shipping industry which had gotten a shot in the arm from the war was
booming.  As it had in Los Angeles, the war industry had attracted a lot of
black people from throughout the South because the work was integrated, and
black and white earned equal wages for equal work.  This led to a relatively
affluent black community in Houston, and, naturally, this attracted
entrepreneurs like Don Robey, who had been buzzing around the periphery of
the entertainment business there for some time.

Robey had started as the manager of Clarence "Gatemouth" Brown, a local star
and multi-instrumentalist who was one of the acts he featured in his
nightclub, the Bronze Peacock, on Erastus Street.  Brown, at the time, was
recording for Modern, an L.A.-based label, and Robey didn't like the way he
was being treated, so he started his own label, run out of his office at the
club, and called Peacock.  With the concentration of talent in Houston, and
the fact that he was the undisputed king of the Houston blues scene, Robey
soon found himself in a good position to scout and record the finest the
area had to offer.

  By 1951, although he still hadn't had a hit, he'd signed a number of blues
and gospel acts, and was doing okay locally.  One night, after she'd
performed at the Bronze Peacock, Robey asked Willie Mae Thornton if she'd
sign with Peacock Records, and she did.  It was a move she'd probably regret
for the rest of her life - after all, why should she be any different than
any of the other artists under Don Robey's iron fist? - but in the short
run, it was just what she needed.  Another artist on Peacock was the Los
Angeles-based bandleader Johnny Otis, whose Johnny Otis Revue was a more
modern version of Sammy Greene's, and toured better venues to Otis' fame on
the West Coast and the fact that he acted as sort of a middleman for a lot
of Robey's artists, using his band to back them on their recordings,
recording them in Los Angeles, where the studios were better, and having
access to a large pool of songwriters who were constantly giving him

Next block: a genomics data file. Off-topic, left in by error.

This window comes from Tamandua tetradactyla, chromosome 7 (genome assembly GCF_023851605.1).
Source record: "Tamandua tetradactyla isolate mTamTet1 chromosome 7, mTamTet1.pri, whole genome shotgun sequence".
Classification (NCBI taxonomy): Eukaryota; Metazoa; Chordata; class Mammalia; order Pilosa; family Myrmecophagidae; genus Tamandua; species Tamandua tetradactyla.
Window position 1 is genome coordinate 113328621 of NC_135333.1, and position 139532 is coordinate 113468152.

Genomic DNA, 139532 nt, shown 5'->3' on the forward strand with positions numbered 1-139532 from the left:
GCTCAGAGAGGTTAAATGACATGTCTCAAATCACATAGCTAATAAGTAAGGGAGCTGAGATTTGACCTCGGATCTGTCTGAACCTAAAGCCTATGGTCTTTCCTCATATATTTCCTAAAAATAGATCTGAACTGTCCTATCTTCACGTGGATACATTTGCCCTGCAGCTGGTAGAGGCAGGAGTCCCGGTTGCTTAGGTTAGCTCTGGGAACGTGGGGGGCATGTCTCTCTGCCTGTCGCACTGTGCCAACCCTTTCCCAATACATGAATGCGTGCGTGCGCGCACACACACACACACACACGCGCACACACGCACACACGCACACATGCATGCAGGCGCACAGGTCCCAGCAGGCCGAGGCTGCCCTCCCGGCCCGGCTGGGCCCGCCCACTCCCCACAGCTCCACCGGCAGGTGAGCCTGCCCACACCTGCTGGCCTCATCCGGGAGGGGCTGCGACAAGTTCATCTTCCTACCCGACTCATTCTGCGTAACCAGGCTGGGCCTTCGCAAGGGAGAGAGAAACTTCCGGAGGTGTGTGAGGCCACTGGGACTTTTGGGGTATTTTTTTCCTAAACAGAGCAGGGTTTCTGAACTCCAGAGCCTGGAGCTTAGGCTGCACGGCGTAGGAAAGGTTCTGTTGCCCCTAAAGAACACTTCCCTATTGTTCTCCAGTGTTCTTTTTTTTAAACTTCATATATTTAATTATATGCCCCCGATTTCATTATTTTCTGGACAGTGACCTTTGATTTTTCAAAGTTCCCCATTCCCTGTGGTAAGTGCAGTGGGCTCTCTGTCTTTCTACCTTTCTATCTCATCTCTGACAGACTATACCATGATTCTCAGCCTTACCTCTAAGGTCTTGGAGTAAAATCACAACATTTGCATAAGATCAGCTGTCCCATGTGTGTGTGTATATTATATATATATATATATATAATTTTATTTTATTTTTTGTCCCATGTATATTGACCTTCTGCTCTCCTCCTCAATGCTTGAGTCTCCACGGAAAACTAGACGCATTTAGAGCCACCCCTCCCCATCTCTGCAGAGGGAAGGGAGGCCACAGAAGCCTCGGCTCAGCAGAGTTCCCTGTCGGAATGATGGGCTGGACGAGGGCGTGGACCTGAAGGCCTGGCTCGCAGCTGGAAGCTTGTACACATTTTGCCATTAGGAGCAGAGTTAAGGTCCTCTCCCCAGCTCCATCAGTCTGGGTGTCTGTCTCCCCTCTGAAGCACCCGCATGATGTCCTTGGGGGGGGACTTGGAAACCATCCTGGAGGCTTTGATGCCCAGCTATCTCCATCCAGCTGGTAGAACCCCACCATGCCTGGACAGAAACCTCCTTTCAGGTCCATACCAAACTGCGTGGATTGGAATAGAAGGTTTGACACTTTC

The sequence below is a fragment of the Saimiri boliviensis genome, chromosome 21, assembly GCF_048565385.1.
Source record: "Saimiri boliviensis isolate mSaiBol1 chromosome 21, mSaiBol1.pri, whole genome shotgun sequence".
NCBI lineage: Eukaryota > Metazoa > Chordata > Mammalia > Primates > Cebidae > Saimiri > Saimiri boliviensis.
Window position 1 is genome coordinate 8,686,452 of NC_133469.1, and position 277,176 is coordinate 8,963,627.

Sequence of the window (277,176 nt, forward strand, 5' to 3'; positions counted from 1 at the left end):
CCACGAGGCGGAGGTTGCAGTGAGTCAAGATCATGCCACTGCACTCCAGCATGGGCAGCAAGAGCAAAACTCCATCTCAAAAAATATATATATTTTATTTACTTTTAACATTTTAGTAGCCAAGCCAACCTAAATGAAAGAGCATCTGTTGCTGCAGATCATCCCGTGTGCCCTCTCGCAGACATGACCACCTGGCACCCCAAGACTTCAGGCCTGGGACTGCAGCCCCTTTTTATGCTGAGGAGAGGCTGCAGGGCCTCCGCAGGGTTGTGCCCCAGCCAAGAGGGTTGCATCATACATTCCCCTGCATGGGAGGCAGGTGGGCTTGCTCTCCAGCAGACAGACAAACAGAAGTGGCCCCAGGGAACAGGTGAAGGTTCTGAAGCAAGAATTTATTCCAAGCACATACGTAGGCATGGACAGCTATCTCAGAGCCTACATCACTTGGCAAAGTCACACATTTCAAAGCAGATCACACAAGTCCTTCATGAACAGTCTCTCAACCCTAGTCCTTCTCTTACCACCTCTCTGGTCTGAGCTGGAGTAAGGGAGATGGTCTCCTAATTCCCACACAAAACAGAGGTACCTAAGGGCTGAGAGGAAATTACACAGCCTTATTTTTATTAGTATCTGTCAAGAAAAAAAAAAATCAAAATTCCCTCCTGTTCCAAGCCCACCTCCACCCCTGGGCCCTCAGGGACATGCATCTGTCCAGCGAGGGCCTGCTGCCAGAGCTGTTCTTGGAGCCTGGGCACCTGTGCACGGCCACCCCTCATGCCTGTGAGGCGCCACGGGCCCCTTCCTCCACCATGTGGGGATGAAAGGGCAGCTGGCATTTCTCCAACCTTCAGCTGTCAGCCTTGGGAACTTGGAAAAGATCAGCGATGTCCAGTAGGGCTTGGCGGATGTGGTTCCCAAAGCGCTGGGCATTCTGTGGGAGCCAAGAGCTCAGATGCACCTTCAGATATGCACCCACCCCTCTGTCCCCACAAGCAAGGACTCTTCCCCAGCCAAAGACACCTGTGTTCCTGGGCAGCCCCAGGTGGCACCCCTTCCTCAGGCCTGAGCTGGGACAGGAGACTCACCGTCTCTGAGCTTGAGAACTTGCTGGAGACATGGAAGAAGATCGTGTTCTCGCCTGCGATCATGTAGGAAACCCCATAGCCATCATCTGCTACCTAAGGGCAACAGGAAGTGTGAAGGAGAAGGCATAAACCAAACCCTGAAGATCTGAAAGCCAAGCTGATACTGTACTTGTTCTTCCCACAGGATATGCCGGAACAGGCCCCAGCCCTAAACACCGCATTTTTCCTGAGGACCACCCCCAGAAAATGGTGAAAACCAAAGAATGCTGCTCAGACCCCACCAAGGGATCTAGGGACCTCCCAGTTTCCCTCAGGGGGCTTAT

Two of these songwriters, Jerry Leiber and Mike Stoller, were living in the
heavily Jewish  district in L.A., writing songs together by night, when
Jerry wasn't working in a record store.  They were anxious to get their
songs recorded, so they were constantly pestering Otis with their material.
It took a while, but they got through, and by the time they were 20, they
were on his A-list.  "Sometimes Johnny Otis would call us over to his house
to hear some of the singers who worked with him, like Willie Mae Thornton,"
Mike Stoller told me many years later The duo took a shine to her and went
home and wrote her a song.

"Hound Dog" made Willie Mae Thornton's career, and was one of Peacock's
earliest hits.  Released in early 1953, it had sold 96,000 copies in two
weeks, Robey claimed, and he had back-orders for 55,000 more.  The
combination of Willie Mae's gruff voice and the lyrics putting down a
worthless man "snuffin' round my door" were irresistible to record buyers,
and everybody - Don Robey, Johnny Otis, Willie Mae Thornton, and Leiber and
Stoller, who had to go to register their copyrights with their moms in tow
because they weren't old enough to sign a contract yet - made money.

Well, "money", is relative: of all of them, Willie Mae made the least, only
$500, by her own claim.  But she got to tour the country with Johnny Ace,
Peacock's other hot act, and headline rhythm and blues shows around the
country, including Harlem's Apollo Theater.  The song was everywhere: there
were four country and western versions available, none of which sold, and
down in Memphis, Sam Phillips, who had started a small blues label called
Sun, grabbed Memphis' most popular black radio personality, the vaudeville
veteran Rufus Thomas, and recorded a parody-cum-answer song, "Bear Cat,"
which was so close to the original that Don Robey sued him and won.

"Hound Dog's" success carried Willie Mae through 1953 clean into 1954: you
could ride a number one record that long in those days, and "Hound Dog" had
been the top of the "Harlem Hit Parade" for weeks.  Her touring partner,
Johnny Ace, had had five hits, including two number ones, since they hooked
up, and things were really looking up for both of them.  They had a
triumphant homecoming in Houston for a 1954 Christmas show at the Houston
City Auditorium.  Just before he was due to go on, there was the crack of a
pistol in Johnny Ace's dressing-room.  The singer was known to fool around
with guns, playing Russian roulette, so it wasn't a big surprise to see that
he was lying on the floor, dead from a bullet-wound to his head.  Years
later, though, Willie Mae told an interviewer that it wasn't suicide, that